People participating in this system of extra mural research can range from eminent scholars to lay persons. Universities and educational institutions can also take part in it. The patent will be jointly applied for by the concerned research council working under AYUSH and the person who brings the method to it for verification.

Source: Times Of India

Ayurvedic, Unani drugs to carry expiry date on label

Thursday, November 5, 2009

C.H. Unnikrishnan


Mumbai: Alternative non-allopathic medicines will soon carry expiry dates on their labels, and be drawn out of circulation at the end of their specified shelf life.

The ministry of health and family welfare, in a notification issued in the last week of October, said it has amended the Drugs and Cosmetics Act to include a rule that mandates Ayurveda, Siddha and Unani drug makers to display a date of expiry on the label of the container or package. The new law will be effective from April.

So far, alternative healthcare systems did not need to fix a shelf life for their medicines as is done for allopathic or modern drugs. These traditional medicines have been consumed irrespective of the date of manufacture and their potency to remain efficacious beyond a period.

The new rule allows a maximum life period of between one and five years for different Ayurveda, Siddha and Unani medicines.

The amendment also standardizes manufacturing, packaging and storage practices for the traditional drug industry, which caters to a market worth around Rs8,000 crore.

Its implementation will also force old inventory out the market in the next few months as part of a voluntary filtration the industry will initiate to recall outdated products.

“With no scientific validation of product stability and quality standardization ever insisted upon for traditional medicines earlier, there was misconception in the market that these drugs need not to be evaluated for shelf life,” said D.B. Ananthanarayana, an Ayurveda scientist and chairman of herbal products and crude drugs at the Indian Pharmacopoeia Commission.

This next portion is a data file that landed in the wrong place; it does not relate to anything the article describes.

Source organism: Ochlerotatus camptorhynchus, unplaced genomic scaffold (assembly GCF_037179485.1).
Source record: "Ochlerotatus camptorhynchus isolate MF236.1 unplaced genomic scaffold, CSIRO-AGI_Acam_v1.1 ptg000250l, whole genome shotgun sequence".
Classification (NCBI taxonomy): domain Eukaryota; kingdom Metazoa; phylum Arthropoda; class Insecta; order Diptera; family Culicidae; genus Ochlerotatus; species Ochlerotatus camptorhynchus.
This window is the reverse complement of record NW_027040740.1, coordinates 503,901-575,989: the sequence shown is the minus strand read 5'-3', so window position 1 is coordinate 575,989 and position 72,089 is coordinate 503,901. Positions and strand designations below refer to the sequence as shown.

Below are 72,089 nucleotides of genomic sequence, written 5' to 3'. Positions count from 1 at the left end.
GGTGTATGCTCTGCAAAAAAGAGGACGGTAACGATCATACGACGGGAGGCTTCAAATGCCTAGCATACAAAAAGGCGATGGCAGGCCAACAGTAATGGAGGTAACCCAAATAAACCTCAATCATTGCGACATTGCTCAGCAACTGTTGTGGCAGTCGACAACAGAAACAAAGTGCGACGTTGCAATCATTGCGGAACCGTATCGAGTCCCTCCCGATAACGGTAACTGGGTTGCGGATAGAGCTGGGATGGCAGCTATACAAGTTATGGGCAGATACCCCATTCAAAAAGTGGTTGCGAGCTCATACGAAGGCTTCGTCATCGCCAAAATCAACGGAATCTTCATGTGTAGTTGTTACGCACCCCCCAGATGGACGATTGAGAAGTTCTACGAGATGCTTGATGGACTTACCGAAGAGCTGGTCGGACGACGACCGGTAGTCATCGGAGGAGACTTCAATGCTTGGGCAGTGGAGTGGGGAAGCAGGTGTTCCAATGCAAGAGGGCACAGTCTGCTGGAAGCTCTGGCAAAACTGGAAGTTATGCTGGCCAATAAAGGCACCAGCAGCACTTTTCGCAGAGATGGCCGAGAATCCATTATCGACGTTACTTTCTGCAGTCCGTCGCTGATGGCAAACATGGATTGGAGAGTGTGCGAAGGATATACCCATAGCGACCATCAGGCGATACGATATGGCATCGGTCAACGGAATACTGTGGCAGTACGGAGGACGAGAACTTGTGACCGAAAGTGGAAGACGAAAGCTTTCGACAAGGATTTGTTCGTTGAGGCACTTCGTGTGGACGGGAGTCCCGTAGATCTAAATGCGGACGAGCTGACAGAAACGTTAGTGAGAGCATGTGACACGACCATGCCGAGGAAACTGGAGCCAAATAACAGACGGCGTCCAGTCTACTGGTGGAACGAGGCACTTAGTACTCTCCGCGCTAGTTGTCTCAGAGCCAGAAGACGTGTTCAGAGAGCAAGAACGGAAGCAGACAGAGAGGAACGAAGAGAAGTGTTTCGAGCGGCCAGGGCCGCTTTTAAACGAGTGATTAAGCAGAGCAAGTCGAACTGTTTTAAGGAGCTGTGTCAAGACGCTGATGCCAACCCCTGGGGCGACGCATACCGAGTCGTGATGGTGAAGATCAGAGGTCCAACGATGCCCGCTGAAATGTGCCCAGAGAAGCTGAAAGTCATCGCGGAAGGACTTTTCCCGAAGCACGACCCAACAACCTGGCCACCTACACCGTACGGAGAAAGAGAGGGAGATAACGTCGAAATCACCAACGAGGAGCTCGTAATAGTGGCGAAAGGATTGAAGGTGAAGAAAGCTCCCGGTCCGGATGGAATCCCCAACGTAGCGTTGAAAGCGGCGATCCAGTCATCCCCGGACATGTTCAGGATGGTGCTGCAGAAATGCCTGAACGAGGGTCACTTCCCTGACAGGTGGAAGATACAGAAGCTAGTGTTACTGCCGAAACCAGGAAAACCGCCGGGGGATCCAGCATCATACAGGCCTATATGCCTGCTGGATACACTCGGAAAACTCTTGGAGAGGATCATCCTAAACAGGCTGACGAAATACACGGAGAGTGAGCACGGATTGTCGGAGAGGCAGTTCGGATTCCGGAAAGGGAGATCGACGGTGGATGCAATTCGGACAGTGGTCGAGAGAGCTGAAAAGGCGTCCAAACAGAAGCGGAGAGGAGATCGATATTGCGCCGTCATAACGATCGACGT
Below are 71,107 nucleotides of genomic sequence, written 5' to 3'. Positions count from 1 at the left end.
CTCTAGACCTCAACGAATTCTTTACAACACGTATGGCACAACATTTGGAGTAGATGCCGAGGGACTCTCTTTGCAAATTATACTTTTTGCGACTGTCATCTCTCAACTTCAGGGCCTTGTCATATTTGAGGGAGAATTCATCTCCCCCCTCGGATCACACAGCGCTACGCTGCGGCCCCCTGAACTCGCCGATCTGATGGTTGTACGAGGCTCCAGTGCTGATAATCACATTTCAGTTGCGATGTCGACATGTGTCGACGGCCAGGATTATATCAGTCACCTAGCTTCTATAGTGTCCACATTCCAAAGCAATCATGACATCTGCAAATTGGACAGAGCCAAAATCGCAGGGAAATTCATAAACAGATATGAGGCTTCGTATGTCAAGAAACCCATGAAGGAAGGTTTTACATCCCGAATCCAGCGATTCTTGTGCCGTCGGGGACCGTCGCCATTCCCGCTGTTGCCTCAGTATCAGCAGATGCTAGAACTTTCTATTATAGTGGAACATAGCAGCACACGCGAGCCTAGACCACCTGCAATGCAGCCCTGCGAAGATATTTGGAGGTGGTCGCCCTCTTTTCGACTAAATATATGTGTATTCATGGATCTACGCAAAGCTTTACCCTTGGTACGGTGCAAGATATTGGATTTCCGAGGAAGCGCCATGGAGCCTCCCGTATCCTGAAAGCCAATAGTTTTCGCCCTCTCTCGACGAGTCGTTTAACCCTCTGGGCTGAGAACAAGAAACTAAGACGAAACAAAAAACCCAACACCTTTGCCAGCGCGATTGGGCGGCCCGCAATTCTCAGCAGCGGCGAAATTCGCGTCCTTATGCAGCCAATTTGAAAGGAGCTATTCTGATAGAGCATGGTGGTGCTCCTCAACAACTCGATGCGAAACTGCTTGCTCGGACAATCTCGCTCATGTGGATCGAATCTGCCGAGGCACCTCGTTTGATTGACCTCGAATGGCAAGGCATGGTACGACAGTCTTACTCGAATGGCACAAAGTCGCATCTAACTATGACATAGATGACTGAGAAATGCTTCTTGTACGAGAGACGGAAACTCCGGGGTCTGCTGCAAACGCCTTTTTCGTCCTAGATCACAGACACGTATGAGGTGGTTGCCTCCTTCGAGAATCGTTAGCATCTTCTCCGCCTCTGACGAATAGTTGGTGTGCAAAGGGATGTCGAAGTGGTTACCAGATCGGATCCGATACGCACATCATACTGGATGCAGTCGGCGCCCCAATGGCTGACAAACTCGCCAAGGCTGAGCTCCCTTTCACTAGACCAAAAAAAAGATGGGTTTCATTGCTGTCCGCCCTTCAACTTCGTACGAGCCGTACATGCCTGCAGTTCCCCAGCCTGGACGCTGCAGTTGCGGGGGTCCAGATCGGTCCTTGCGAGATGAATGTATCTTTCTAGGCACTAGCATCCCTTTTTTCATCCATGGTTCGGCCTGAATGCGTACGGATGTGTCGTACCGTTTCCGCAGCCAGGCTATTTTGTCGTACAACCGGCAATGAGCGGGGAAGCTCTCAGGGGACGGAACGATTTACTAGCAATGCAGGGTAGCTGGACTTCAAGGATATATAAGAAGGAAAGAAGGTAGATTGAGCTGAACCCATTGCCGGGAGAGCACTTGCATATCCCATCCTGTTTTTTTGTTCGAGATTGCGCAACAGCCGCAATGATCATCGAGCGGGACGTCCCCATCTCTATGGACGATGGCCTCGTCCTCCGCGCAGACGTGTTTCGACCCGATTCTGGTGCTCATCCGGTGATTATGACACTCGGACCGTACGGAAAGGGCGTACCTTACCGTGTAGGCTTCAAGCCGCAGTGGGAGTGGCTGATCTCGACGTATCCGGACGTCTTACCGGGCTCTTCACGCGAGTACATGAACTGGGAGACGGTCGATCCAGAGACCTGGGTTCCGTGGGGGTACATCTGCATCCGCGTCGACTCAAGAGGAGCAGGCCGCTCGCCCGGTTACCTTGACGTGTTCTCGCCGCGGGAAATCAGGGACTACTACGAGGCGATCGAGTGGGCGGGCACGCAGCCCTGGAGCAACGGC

“But the new move is surely in the interest of the industry as well as consumer, though a guideline of how shelf life study of these medicines (is) to be performed while implementing the rules would have been very useful,” he added.

The ministry in the notification has specified the maximum shelf life on the basis of the formulation process, stability of active ingredients and the life period of the material that goes into formulations such as tablets, liquids, capsules and creams.

The expiry specifications are formulated on the basis of research and manufacturing process data submitted by the industry, as well as scientific validation of drugs by the Central Council for Research in Ayurveda and Siddha, a Union government body that publishes the pharmacopoeia for Ayurvedic and herbal medicines.

Ranjit Puranik, secretary general of the Ayurvedic Drug Manufacturers Association, or Adma, and chief executive of Mumbai-based Ayurveda firm Shree Dootapapeshwar Ltd, said the new rule is an effort towards modernization that would help the industry.

But, he added, some suggestions by Adma such as a longer shelf life for products based on the individual data furnished by manufacturers were not considered by the government.

“This suggestion, which will permit higher expiry date approval for export and domestic purposes on the satisfactory evidence provided by the manufacturer, was actually on the lines of the extended expiry for allopathic drugs and other types of products,” he said.


B. Anand, joint secretary, department of Ayurveda, Yoga and Naturopathy, Unani, Siddha and Homoeopathy, the agency responsible for implementing the quality regulation, could not be reached for comments as he was travelling.